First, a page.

An ophthalmic oncologist and radiation oncologist evaluated patients jointly. Patients underwent mapping biopsies, as described by Putterman,6 and detailed conjunctival drawings to delineate the pathologic extent of the disease. Cases selected for therapy had thin non-nodular tumors that were diffuse, covering a significant portion of the ocular and tarsal surface, or had multifocal or scleral recurrences. The gross tumor volume (GTV) consisted of clinically apparent neoplasm, and the clinical target volume (CTV) was the region adjacent to the GTV identified as abnormal by mapping biopsies and a 2-mm margin; this included the region proximal to the GTV in the case of negative mapping biopsies.

Under topical anesthetic, a flexible and transparent dummy film was cut to a custom size that encompassed the surface area and shape of the CTV, ensuring direct contact of the film on the surface of the conjunctiva (Figure 1A and B). A print of the dummy film was then sent to the supplier (RI Consultants) for fabrication of the radioactive 32P film. After fabrication, the 32P film was shipped to our institution. Prior to use, the radiation dose rate away from the film was measured and used to determine the duration of time necessary to deliver the prescribed total radiation dose at the prescription point (1 mm from the surface of the film).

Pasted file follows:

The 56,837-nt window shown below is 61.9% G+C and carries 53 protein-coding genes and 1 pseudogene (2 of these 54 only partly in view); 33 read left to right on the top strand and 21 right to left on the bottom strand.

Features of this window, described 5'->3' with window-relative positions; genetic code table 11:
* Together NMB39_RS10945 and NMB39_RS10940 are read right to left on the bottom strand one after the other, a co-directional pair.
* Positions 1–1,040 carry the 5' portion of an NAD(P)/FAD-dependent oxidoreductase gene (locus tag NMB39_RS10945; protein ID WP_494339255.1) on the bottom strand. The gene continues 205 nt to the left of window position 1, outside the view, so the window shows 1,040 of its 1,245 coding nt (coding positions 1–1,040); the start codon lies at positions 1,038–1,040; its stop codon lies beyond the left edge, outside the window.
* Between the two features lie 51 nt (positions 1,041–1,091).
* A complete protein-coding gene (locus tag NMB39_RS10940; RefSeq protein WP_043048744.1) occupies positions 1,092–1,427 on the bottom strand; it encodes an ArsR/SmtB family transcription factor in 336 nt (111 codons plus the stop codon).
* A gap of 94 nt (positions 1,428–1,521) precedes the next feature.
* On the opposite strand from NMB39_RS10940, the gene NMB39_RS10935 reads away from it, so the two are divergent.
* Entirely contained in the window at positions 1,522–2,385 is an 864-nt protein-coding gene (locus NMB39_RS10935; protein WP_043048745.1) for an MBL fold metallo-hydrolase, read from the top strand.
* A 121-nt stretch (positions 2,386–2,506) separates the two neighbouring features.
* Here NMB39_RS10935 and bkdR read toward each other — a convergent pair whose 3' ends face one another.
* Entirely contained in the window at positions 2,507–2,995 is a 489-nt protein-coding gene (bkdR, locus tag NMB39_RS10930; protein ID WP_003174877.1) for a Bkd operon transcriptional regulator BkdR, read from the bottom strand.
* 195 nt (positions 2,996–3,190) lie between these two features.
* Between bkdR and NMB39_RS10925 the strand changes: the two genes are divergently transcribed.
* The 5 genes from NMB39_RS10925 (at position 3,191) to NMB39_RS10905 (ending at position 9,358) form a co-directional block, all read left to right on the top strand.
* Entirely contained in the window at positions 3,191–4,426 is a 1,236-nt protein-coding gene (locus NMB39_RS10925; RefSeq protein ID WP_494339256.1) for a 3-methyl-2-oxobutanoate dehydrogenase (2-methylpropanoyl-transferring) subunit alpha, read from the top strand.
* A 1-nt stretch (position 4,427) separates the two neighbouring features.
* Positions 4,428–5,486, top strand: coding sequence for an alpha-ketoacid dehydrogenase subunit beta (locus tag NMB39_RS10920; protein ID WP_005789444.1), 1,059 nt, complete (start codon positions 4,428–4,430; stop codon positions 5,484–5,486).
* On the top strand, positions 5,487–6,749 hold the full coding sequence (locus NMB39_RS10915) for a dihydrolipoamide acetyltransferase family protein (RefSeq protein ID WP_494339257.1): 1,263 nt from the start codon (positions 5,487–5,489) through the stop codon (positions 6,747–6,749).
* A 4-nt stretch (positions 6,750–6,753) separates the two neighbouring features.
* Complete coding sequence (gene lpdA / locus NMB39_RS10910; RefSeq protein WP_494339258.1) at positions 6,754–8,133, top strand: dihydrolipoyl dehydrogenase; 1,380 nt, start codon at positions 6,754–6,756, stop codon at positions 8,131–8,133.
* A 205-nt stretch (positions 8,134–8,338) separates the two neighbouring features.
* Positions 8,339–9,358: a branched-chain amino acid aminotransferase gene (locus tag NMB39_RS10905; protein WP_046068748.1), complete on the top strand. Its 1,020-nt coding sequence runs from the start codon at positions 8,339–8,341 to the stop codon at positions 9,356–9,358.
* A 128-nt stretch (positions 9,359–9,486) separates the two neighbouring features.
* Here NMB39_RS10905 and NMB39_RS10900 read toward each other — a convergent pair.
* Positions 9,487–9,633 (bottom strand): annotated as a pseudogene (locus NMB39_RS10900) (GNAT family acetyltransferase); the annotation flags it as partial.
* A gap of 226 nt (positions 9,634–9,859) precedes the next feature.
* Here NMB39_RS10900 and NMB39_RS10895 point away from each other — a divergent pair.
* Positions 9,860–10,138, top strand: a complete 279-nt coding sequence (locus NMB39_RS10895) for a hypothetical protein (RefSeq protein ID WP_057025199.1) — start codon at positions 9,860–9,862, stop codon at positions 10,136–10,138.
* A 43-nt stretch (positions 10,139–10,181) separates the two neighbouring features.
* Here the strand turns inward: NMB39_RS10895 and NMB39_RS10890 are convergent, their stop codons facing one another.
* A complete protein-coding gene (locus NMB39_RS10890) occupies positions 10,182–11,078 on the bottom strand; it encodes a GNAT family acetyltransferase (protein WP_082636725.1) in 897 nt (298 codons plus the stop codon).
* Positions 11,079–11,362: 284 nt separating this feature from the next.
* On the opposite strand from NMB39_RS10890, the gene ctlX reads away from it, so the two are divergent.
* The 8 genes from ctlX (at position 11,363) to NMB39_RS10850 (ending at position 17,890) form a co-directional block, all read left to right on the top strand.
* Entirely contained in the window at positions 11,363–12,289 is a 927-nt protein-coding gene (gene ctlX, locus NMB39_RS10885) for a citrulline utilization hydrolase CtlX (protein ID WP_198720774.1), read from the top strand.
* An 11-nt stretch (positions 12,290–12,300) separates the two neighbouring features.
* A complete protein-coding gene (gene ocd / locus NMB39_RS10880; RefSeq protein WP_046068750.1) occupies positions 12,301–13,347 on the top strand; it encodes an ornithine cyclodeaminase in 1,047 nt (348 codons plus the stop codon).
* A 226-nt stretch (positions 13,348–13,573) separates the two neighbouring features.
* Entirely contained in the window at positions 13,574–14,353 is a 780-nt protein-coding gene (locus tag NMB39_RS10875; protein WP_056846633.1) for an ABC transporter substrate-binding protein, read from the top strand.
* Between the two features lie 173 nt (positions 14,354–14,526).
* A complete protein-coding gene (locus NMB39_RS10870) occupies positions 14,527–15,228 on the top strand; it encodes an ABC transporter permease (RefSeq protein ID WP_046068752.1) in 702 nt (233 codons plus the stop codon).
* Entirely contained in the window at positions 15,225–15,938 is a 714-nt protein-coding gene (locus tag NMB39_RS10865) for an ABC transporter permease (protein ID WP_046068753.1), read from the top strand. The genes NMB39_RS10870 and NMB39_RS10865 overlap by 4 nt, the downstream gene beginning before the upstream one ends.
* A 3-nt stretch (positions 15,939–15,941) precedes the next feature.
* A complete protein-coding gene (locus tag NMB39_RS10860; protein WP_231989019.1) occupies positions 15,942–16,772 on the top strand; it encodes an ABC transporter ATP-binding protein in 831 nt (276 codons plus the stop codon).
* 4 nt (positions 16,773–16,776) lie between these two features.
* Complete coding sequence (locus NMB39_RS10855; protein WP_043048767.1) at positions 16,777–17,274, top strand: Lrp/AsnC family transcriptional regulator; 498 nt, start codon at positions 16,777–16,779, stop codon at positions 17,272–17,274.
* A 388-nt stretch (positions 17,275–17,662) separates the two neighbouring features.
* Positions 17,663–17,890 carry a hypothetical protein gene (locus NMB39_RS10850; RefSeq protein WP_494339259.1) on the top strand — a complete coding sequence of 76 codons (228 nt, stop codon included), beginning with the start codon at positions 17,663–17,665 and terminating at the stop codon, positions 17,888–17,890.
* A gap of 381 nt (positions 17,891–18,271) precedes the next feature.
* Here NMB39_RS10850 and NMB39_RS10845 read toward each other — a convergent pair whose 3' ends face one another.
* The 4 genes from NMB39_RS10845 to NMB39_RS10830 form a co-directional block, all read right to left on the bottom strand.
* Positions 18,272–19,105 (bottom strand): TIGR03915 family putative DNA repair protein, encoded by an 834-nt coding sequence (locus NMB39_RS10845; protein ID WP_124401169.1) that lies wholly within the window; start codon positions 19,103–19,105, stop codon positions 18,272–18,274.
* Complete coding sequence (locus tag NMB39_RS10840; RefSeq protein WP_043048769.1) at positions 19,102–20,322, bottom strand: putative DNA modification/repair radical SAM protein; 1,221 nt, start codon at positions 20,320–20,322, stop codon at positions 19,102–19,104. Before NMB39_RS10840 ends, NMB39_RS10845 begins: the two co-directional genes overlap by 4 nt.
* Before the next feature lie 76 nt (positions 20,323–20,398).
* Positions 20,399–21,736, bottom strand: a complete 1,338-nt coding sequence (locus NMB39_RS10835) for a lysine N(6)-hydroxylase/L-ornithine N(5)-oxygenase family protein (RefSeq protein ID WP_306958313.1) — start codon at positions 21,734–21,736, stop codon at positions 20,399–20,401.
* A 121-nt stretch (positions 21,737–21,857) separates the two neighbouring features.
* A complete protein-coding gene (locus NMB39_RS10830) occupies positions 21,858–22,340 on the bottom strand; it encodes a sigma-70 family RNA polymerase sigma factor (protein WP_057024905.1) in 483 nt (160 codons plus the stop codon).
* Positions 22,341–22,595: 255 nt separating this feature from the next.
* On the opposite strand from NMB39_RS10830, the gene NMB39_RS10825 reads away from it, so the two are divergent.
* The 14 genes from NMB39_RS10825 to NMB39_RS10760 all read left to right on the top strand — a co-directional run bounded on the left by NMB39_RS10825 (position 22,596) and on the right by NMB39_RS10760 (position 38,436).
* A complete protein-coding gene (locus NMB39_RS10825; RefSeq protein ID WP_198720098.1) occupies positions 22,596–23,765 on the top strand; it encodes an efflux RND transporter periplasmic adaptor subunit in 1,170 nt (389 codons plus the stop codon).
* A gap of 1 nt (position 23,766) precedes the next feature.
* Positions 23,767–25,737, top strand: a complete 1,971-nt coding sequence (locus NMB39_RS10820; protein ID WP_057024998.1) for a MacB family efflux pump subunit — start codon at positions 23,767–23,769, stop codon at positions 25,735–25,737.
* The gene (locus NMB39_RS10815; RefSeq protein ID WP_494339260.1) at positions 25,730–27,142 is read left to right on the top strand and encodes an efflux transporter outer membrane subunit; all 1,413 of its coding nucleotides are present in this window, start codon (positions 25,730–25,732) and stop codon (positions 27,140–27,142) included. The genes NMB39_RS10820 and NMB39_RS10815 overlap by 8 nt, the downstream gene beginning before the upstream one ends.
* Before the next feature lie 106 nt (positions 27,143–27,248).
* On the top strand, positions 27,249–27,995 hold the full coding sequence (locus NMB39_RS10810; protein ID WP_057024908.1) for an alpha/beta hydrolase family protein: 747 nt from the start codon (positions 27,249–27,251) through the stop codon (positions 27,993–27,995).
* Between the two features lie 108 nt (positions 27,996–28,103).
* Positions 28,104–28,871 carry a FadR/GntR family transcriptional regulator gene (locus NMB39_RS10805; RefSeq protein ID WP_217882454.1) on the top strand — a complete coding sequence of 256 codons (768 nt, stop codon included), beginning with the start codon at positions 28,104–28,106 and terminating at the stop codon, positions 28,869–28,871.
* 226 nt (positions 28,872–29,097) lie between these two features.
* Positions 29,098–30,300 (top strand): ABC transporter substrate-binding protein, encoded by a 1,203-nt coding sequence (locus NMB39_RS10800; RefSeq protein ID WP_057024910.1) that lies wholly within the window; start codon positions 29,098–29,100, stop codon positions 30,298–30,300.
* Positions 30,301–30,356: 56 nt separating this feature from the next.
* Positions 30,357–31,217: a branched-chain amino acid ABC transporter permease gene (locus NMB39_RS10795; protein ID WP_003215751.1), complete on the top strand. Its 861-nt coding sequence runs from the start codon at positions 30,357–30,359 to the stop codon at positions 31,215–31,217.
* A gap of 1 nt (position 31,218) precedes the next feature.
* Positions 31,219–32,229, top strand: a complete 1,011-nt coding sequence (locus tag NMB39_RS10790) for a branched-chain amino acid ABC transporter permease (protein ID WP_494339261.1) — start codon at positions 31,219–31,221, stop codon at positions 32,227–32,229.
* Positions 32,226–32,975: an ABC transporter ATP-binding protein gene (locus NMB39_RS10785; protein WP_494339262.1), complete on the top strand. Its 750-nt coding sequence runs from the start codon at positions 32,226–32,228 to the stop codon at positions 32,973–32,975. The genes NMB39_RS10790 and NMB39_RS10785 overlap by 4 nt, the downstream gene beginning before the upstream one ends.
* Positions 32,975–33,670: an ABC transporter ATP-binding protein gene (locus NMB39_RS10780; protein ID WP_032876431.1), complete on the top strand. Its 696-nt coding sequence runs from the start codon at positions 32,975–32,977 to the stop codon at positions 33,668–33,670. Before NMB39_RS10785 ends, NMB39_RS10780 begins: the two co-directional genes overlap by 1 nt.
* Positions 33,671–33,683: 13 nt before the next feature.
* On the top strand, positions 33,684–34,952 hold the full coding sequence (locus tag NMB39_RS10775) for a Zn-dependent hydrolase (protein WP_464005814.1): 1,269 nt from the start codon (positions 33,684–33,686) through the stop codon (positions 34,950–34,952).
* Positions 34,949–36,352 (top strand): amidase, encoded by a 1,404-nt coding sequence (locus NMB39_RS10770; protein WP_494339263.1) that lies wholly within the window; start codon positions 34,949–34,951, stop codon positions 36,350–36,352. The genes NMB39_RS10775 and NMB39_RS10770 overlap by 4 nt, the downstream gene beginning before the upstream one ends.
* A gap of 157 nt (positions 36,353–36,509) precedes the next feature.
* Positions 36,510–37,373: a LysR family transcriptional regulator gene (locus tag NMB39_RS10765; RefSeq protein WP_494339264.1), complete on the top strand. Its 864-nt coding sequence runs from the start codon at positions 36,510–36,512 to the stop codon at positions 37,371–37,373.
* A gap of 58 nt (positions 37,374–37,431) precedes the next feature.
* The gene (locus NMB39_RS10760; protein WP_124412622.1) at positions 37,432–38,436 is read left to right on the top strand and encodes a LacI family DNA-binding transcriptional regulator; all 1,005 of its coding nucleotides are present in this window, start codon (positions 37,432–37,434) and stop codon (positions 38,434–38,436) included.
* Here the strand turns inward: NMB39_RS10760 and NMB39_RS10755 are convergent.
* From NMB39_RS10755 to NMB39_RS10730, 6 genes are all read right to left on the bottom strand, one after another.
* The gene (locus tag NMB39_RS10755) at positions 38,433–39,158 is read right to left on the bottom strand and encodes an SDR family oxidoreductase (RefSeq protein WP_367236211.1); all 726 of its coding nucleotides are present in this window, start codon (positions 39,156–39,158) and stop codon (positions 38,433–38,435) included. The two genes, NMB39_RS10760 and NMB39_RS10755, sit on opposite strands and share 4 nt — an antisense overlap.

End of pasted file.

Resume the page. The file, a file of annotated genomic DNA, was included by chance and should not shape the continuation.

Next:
Patients were brought to the operating room and general anesthesia was administered. Under sterile technique, the GTV and CTV were identified by the ophthalmic oncologist and radiation oncologist. The sterilized dummy film was positioned to confirm stability of the film in situ. The film was created to fit snuggly in the fornices that secured it in position, similar to a scleral shell or conformer. Patient 4 required a limbal mattress suture to be preplaced to secure the smaller-sized film. After confirming acceptable positioning of the dummy film, attention was turned to the sterilized radioactive 32P film. The radioactive source was carefully removed from the shielded carrier with long smooth forceps and handled behind a 5-mm acrylic shield, avoiding abrasion, cutting, or grinding of the film. A wipe test was performed on the 32P film using a sterile cotton-tipped swab and analyzed in the operating room with a thin-windowed Geiger-Müller radiation detector. On confirming no residual radioactivity on the source, it was placed over the GTV and CTV (Figure 1C and D). After secure placement was confirmed, the eye was covered with wet towels, and operating room personnel increased their distance from the source to minimize radiation exposure. The film was left in place for the preplanned amount of time to deliver the prescription radiation dose.

After completion of brachytherapy (removal of the 32P film), the patient was surveyed for residual radioactivity in the operating room with a thin-windowed Geiger-Müller radiation detector. Occupational radiation dose measurements of the extremities were performed for the operating ophthalmologist and radiation oncologist using sterilized thermoluminescent dosimeters. The source characterization, in-hospital quality assurance procedures, and discussion of the clinical implementation and radiation safety precautions are described in detail by Cohen et al.7